Asked on the failure of the stimulus, Obama rejected critics that it had not worked and said that it had created or saved millions of jobs and avoided a recession.
"We've gone through an incredibly difficult time in this country. And I would be surprised if the American people felt satisfied right now. They shouldn't feel satisfied. We've got a lot more work to do in order to get this country and the economy moving in a way that benefits everybody, as opposed to just a few."
While Obama was blaming the GOP for blocking his policies, Steve Kroft reminded the President of the latest polls, in which 75% of Americans thought that the country was moving in the wrong direction and 54% believed that Obama doesn't deserve re-election. Obama was asked why he should be reelected and rattled off a myriad of accomplishments during his term. These included, saving this country from a Great Depression and rescuing the auto industry. There's also healthcare reform, financial reforms, ending "don't ask, don't tell" and decimating Al Qaeda, including the death of Osama bin Laden.
Obama said that more work was necessary on the economy and that he was being judged by an ideal and invoked a quote by Vice President Joe Biden, 'Don't judge me against the Almighty, judge me against the alternative.' "
While the President may want to blame the GOP for the failure of the economy, and take some comfort in the recent drop of the unemployment rate from 9 to 8.6%, the reality is that his policies have had a direct impact on the economy. The House has send close to two dozen bills to the Senate, all of which have been ignored by the Senate. It seems the latest House bill on the payroll tax reduction extension might face the same fate. Yet it will be the Republicans that are the bad guys. Who exactly won't compromise?
Obama started his "We can't Wait" campaign a few weeks ago, signalling what his re-election strategy will be. Deflect the economic troubles and blame the GOP for the failure of implementing his policies. The speech on Wednesday at Osawatomie, Kansas kicked off his reelection campaign and strategy, making a clear distinction between his vision (distribution of income) with that of the GOP. In other words, according to Obama, he defends the middle class, while the GOP defends the rich. How absurd.
Since last week the payroll tax reduction has been a hot topic in Washington. The Senate rejected both a Republican and a Democratic bill. The House, late last week, introduced a new bill, which includes the extension of the payroll tax reduction, an unemployment benefit extensions and the XL Keystone Pipeline among others. The Senate Majority Leader, Harry Reid said it was going nowhere in the Senate, while Obama said that he would veto any inclusion of the XL Keystone pipeline. According to the GOP the bill not only grants the extension, but also includes job creation initiatives. The XL Keystone Pipeline is expected to create 20,000 good paying union jobs immediately, while infusing millions of dollars into the economy.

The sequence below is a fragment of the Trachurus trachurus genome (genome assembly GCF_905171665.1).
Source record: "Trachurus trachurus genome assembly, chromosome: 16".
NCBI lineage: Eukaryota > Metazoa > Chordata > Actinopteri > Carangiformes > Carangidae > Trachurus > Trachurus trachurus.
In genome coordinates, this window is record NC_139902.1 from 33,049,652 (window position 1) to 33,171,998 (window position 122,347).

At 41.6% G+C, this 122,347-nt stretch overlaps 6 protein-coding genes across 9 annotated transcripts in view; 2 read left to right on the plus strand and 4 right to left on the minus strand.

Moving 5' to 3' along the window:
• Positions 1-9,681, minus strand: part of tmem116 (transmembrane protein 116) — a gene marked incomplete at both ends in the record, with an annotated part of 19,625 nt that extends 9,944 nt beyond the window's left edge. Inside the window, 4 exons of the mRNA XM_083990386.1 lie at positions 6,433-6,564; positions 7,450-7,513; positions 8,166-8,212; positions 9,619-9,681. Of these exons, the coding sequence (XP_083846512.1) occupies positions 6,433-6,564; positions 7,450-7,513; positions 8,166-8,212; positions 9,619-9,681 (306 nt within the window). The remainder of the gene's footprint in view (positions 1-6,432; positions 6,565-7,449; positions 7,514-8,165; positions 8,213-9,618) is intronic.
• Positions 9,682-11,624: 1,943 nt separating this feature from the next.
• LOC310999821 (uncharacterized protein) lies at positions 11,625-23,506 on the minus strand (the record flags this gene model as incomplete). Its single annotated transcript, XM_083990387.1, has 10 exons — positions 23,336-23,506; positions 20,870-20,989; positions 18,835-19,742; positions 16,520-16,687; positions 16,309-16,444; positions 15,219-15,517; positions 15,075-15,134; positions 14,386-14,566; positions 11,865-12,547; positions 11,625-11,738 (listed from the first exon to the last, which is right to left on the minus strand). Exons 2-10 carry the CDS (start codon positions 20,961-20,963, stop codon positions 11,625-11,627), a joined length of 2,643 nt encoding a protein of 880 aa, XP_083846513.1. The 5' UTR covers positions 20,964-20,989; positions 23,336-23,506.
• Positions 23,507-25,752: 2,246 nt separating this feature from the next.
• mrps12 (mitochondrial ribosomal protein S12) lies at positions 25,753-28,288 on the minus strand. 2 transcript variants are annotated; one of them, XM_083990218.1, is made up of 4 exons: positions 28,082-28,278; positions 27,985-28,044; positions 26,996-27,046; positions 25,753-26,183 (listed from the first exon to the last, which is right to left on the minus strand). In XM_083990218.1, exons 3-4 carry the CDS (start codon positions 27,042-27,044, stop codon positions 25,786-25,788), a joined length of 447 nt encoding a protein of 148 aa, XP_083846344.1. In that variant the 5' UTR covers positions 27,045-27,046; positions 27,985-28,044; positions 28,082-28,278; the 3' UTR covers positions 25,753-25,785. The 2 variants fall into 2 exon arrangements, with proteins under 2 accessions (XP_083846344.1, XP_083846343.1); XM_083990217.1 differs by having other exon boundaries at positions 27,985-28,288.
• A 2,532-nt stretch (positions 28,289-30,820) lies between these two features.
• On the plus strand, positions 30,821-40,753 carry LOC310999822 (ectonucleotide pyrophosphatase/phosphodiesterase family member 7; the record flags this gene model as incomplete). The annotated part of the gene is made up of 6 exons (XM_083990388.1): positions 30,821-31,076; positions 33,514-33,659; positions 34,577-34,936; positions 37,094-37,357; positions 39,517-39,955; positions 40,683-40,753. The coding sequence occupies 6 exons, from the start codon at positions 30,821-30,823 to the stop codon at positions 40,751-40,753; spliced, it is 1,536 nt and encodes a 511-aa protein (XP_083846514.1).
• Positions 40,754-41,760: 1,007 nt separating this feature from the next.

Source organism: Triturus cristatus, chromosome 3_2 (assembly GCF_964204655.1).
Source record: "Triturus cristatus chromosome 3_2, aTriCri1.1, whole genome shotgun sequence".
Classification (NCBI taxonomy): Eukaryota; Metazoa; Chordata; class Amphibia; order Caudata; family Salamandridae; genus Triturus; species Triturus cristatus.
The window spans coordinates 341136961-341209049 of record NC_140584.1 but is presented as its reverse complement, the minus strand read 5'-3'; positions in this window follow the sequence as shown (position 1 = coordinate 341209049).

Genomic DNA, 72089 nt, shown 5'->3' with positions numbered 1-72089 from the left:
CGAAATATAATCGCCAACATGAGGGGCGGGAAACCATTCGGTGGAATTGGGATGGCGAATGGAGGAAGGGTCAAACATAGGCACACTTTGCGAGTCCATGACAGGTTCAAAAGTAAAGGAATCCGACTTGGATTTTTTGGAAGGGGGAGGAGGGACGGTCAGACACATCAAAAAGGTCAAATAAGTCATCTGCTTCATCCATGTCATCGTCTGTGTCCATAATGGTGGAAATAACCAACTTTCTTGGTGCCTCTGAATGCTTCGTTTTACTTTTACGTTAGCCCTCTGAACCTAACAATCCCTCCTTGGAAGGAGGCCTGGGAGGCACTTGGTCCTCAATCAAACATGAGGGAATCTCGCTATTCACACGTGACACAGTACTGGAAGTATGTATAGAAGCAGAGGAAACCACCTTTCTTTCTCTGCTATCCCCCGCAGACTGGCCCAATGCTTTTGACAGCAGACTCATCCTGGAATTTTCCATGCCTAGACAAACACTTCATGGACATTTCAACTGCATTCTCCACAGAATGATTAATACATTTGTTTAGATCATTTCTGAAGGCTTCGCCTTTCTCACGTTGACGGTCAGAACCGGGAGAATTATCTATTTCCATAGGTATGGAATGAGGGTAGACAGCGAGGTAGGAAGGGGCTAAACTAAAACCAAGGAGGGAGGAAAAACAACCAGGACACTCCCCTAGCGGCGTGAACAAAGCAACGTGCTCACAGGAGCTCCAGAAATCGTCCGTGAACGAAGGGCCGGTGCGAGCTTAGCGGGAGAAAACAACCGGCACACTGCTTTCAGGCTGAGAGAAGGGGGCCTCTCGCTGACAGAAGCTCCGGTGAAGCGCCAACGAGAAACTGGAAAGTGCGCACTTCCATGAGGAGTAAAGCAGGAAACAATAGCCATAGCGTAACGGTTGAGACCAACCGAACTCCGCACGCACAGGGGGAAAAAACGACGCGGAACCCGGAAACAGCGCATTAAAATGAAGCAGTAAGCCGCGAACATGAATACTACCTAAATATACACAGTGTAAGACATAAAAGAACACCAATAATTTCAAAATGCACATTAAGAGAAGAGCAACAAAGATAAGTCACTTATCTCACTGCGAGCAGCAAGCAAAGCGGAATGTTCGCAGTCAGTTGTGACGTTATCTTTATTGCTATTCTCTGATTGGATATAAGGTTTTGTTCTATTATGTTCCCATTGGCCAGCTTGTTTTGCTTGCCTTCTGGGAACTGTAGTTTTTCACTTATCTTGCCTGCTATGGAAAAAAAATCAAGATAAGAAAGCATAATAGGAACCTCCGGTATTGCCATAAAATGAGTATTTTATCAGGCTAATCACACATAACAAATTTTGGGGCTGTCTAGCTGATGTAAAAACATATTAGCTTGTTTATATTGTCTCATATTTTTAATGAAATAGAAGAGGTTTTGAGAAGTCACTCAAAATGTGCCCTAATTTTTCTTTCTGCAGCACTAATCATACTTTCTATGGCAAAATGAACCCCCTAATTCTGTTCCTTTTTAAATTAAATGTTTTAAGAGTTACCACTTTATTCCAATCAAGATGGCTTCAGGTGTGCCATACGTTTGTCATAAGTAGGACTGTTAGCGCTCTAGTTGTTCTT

While accusing the GOP of the inability to compromise, the President has demonstrated over and over again that his inability to compromise on any issues have put him in an ideological box, which hampers his ability to lead. A President's function is to provide a vision for the country and then lead to implement that vision by talking to leaders of both parties.
Message for the President - The Democrats are not the only ones with good ideas. Maybe an effort should be made to reach out to Republican leaders with an open mind. Give up the ideology and implement policies that work for the whole country. In other words "Lead".
He faulted the GOP for not having “an honest conversation” about the economic policies that caused the nation’s recession and complained that Republicans made a calculated decision to block most of his policies to inflict maximum political damage after he assumed office.
Asked by interviewer Steve Kroft whether he had made too many promises to Americans during his hope-and-change campaign in 2008, Obama insisted that he “always believed that this was a long-term project.”
The president said he knew that “reversing a culture here in Washington dominated by special interests would take more than year, more than two years, more than one term, probably take more than one president.” Washington Post